In spite of a provision in the healthcare reform law seen as a death knell to physician investment in hospitals, a group of Detroit-area doctors has upped its stake to save a struggling hospital in Pontiac, Mich.
Despite restrictions ...
… docs buy out partner in ailing Mich. hospital
A purchase agreement has been signed, which has physicians buying out the 35% ownership stake Flint, Mich.-based McLaren Health Care Corp. had in Doctors' Hospital of Michigan, a 106-bed institution formerly known as North Oakland Medical Center.
McLaren had invested about $5 million in the facility since November 2008, according to a hospital news release, and some of the physician shareholders paid McLaren about $3 million to buy out its ownership share.
“It hasn't ‘changed ownership,' they bought out a major investor,” said hospital spokeswoman Anne Mancour.
The Patient Protection and Affordable Care Act prohibits the percentage of physician ownership to increase from the level it was at when the law was passed last March, which would appear to put the legality of the deal in question. But attorney Michael Lampert, a Boston-based associate in the healthcare group of law firm Ropes & Gray, noted that the hospital's news release stated that “a portion of DHM's physician ownership” bought out McLaren.
In its preamble to the final rule amending Stark regulations on self-referral, published in the Nov. 24 Federal Register, the CMS stated that nonpracticing and nonreferring physicians do not need to be counted as part of the percentage of a facility's physician ownership. The wording of the release, Lampert said, “suggests that not all of the (physician) owners are acquiring an increased share.”
McLaren acquired its ownership stake for $2 million and loaned the hospital $3.5 million in the form of a promissory note. The medical center had entered into Chapter 11 bankruptcy in 2008 after missing a Jan. 15 payment to bondholders that year. At the time, according to a Standard & Poor's report, the medical center had $35.8 million in bond debt, a $13.4 million operating loss in 2007, and only 18 days of cash on hand.
As part of last week's deal, Clarence Sevillian, a McLaren employee, stepped down from his post as hospital president and CEO on Feb. 8, and Chief Financial Officer Michael DeRubeis has been named acting CEO.
“The shareholders worked very hard to make this deal happen and to save 600-plus jobs,” Dr. Yatinder Singhal, chairman of the hospital's board of directors, said in the release. “Our business relationship with McLaren did not work out, but we appreciate all they have done to help us start up Doctors' Hospital and keep it a viable healthcare provider.”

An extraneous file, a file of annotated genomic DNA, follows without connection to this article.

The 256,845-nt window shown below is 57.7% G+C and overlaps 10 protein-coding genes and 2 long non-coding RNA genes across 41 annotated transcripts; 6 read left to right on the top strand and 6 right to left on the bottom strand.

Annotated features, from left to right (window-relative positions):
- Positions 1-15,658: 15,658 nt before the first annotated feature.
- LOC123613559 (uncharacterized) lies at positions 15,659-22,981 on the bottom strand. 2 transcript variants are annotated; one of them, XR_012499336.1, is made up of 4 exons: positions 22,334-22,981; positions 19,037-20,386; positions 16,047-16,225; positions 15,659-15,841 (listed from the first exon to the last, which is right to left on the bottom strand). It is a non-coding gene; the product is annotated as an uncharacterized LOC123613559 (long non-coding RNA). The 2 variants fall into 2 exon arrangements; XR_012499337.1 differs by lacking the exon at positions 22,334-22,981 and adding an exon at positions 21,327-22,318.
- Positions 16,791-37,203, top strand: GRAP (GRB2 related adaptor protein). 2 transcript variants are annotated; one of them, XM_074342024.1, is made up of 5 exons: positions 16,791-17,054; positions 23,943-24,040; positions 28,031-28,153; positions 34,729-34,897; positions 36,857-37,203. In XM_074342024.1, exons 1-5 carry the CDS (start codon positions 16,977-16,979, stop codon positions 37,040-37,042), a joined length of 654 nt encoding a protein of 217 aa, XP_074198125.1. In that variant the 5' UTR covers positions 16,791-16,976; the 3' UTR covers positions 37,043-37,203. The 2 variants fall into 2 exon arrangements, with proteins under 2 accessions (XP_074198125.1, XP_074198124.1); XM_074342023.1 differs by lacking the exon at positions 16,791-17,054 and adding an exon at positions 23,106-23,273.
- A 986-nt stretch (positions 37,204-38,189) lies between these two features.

Singhal, through an assistant, declined to be interviewed. Sevillian, who was selected as one of Modern Healthcare's Up & Comers in 2009—in part for his efforts to turn around Doctors' Hospital—did not respond to a request for comment.
On Nov. 4, Sevillian sent a letter to the Michigan Department of Labor and Economic Growth announcing that the hospital was “engaged in serious efforts to restructure its organization and/or sell its facility,” and warning that—if these efforts fail—the hospital could cease operation and lay off up to 690 employees.
The hospital's release noted that Doctors' Hospital is the only physician-owned acute-care institution in the state, and attorney Scott Oostdyk, a partner in the Richmond, Va., office of the McGuireWoods law firm, noted the doctors were “doing it all in the face of constraints” on future growth contained in the reform law.
Oostdyk, who is representing Physician Hospitals of America and Texas Spine and Joint Hospital in Tyler in a lawsuit seeking to overturn the reform law's restrictions on physician ownership, described the physician-investor action in Pontiac as a “rescue” operation that is preserving healthcare services in an area where they are desperately needed.
PHA spokeswoman Leslie Fossey said similar rescues were going on in Houston as well as in rural Alabama and Tennessee.
While physician-owned hospitals are often accused of “cherry-picking” lucrative services away from community hospitals, Mancour said that, at Doctors' Hospital, “We don't pick and choose—we treat everyone who walks through our doors.”
Doctors' Hospital also owns several other facilities, including urgent-care, imaging and ambulatory surgery centers.
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